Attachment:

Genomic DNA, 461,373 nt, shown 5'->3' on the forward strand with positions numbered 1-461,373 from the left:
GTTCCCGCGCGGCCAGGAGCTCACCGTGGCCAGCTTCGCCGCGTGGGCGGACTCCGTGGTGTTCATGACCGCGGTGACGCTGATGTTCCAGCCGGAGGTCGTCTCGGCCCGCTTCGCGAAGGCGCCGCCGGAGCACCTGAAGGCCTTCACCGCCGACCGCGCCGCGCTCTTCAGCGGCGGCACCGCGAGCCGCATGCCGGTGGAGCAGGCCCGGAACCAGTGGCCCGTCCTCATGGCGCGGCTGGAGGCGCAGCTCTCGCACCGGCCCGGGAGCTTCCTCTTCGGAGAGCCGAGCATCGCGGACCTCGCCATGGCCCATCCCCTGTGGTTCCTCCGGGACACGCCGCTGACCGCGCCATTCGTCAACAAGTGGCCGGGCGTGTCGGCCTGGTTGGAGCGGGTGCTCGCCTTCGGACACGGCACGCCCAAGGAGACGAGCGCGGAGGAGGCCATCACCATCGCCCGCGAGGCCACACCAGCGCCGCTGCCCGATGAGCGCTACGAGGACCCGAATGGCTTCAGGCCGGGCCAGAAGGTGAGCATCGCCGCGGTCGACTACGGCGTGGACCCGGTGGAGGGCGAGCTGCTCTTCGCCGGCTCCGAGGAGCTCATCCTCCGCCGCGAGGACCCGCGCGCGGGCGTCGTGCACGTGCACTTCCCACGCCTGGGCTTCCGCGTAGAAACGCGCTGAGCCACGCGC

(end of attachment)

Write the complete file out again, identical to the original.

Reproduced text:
Genomic DNA, 461,373 nt, shown 5'->3' on the forward strand with positions numbered 1-461,373 from the left:
GTTCCCGCGCGGCCAGGAGCTCACCGTGGCCAGCTTCGCCGCGTGGGCGGACTCCGTGGTGTTCATGACCGCGGTGACGCTGATGTTCCAGCCGGAGGTCGTCTCGGCCCGCTTCGCGAAGGCGCCGCCGGAGCACCTGAAGGCCTTCACCGCCGACCGCGCCGCGCTCTTCAGCGGCGGCACCGCGAGCCGCATGCCGGTGGAGCAGGCCCGGAACCAGTGGCCCGTCCTCATGGCGCGGCTGGAGGCGCAGCTCTCGCACCGGCCCGGGAGCTTCCTCTTCGGAGAGCCGAGCATCGCGGACCTCGCCATGGCCCATCCCCTGTGGTTCCTCCGGGACACGCCGCTGACCGCGCCATTCGTCAACAAGTGGCCGGGCGTGTCGGCCTGGTTGGAGCGGGTGCTCGCCTTCGGACACGGCACGCCCAAGGAGACGAGCGCGGAGGAGGCCATCACCATCGCCCGCGAGGCCACACCAGCGCCGCTGCCCGATGAGCGCTACGAGGACCCGAATGGCTTCAGGCCGGGCCAGAAGGTGAGCATCGCCGCGGTCGACTACGGCGTGGACCCGGTGGAGGGCGAGCTGCTCTTCGCCGGCTCCGAGGAGCTCATCCTCCGCCGCGAGGACCCGCGCGCGGGCGTCGTGCACGTGCACTTCCCACGCCTGGGCTTCCGCGTAGAAACGCGCTGAGCCACGCGC